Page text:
Identifying Relevant Differences To Include In Your Teamwork & Thinking Processes
Dive in by watching this video, followed by key concepts and practice below:
Sometimes the most relevant differences are right in front of our noses.
Digging into the stories of the people we already work with can help us suss out where different perspectives and heuristics are already here—and give people permission to express them.
Often, though, we need to hunt for people who see things differently than us—especially when we’ve been working together with the same people for a long time, and have started to converge around similar perspectives.
Gathering more perspectives is always ultimately useful. Even “incorrect” ideas can help show us what we don’t see, or to point us in new directions we hadn’t looked before.
Even less-relevant cognitive diversity helps us explore more of “Problem Mountain,” because in between good and bad ideas are often ideas we’ve never considered.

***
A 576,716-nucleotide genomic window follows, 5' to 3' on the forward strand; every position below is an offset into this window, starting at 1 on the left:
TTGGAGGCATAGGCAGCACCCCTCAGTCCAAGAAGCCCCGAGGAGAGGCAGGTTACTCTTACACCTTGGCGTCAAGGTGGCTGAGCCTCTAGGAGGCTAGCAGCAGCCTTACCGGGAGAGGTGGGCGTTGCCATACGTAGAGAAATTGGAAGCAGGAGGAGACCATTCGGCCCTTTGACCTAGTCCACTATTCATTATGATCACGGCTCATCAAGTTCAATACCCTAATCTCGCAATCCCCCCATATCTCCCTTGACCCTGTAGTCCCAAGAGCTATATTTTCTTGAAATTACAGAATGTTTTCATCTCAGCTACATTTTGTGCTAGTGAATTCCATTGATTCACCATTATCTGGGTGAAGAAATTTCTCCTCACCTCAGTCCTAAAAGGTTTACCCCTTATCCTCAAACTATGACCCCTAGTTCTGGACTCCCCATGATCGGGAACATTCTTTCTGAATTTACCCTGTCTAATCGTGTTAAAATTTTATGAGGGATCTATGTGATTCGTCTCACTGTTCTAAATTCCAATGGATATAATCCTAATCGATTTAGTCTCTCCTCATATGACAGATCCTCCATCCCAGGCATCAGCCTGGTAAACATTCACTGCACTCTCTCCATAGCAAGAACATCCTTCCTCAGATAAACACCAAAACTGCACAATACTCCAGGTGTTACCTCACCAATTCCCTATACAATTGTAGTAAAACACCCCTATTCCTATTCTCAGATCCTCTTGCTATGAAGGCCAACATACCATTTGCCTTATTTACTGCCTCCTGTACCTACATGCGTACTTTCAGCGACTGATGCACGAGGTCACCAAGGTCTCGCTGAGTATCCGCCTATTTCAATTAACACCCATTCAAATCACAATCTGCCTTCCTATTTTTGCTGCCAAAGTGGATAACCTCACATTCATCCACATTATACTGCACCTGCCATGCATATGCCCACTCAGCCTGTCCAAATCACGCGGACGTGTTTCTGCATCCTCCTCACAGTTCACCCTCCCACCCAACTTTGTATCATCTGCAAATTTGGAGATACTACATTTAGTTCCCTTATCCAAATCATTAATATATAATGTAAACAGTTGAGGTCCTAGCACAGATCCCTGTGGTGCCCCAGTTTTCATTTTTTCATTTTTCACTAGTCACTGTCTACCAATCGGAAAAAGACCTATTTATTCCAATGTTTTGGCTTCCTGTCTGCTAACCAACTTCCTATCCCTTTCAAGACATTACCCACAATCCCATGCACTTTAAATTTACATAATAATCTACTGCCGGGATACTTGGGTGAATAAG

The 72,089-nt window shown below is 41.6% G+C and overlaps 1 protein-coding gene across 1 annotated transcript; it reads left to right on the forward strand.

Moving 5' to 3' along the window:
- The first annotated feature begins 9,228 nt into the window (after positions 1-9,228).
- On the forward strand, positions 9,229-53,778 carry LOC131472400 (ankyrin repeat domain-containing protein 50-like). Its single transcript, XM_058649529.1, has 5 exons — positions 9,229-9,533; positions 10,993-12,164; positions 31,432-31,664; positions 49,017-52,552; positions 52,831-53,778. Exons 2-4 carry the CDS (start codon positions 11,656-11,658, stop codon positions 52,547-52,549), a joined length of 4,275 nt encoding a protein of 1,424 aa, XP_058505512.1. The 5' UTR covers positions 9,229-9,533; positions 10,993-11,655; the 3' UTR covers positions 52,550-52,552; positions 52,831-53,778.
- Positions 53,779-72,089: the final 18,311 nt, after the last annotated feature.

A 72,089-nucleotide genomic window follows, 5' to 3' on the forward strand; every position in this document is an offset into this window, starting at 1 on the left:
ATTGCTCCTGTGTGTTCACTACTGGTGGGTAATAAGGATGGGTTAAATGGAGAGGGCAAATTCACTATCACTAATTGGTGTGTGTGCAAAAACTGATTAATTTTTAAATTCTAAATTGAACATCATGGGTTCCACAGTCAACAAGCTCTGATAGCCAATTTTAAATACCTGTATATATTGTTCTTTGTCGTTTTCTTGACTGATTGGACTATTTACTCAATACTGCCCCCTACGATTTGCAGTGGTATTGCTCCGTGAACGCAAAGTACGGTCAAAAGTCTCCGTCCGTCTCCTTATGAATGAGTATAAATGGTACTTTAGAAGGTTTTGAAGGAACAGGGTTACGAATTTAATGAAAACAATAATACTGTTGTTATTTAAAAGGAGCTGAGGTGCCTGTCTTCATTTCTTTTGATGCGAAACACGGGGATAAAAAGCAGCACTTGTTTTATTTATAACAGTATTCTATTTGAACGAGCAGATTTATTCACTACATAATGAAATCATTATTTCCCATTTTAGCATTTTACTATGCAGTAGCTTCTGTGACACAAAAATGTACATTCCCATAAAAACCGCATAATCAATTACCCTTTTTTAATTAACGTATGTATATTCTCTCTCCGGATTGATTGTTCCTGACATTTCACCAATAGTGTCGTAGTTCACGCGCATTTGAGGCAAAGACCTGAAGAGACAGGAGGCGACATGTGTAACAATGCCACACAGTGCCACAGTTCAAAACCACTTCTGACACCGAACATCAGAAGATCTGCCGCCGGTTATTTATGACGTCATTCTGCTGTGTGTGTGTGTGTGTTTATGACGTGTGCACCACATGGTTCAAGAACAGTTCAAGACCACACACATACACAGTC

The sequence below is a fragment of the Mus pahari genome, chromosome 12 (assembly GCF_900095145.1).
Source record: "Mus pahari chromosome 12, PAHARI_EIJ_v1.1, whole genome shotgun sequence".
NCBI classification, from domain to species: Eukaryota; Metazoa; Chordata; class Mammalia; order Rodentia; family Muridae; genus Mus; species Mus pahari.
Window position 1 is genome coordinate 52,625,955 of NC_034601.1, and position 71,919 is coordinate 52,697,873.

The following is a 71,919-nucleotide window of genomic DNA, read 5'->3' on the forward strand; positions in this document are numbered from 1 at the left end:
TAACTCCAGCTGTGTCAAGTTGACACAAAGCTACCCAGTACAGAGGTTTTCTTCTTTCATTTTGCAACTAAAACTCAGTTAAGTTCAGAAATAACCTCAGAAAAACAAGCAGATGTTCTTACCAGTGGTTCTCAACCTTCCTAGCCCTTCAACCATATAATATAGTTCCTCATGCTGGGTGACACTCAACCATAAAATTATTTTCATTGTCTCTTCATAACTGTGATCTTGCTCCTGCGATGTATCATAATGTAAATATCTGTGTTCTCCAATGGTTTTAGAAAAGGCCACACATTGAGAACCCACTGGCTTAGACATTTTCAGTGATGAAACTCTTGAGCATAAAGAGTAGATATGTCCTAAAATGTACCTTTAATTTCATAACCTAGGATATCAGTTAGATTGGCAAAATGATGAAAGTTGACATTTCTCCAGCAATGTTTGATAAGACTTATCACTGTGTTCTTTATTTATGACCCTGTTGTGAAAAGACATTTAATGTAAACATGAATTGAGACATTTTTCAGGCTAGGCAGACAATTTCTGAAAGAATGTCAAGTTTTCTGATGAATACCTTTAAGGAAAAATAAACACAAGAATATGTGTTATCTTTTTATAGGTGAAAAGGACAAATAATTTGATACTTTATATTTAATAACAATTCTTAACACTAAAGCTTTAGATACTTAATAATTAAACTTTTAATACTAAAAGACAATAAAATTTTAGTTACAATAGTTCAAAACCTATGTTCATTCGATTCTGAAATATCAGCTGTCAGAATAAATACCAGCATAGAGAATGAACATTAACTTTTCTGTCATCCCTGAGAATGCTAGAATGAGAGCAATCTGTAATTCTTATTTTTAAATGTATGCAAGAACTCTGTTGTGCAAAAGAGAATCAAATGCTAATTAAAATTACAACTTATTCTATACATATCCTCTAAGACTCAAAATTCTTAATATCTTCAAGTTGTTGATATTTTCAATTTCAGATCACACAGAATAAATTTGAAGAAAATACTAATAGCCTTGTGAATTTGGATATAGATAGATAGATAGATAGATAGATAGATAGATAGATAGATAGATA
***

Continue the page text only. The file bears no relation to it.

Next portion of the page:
But if you’re short on time, or trying to be targeted about finding relevant cognitive diversity, there are a couple good rules of thumb when it comes to seeking relevant perspectives:
Always tap into the perspectives of any group that will be affected by the solution to the problem you’re trying to solve. Don’t leave out those who will be impacted by what you’re working on.
Search for honest dissenters—people who legitimately disagree with you, and invite their perspectives into any important problem-solving process. We’ll talk more about this later.
It’s often more effective to tap into different thinking in 1-on-1 settings vs. group settings. In a 1-on-1 setting, you can potentially go deeper into unexplored territory and make people feel safer, because they won’t have to worry about what the rest of the group will think if they express a perspective or share a thought that isn’t quite mainstream.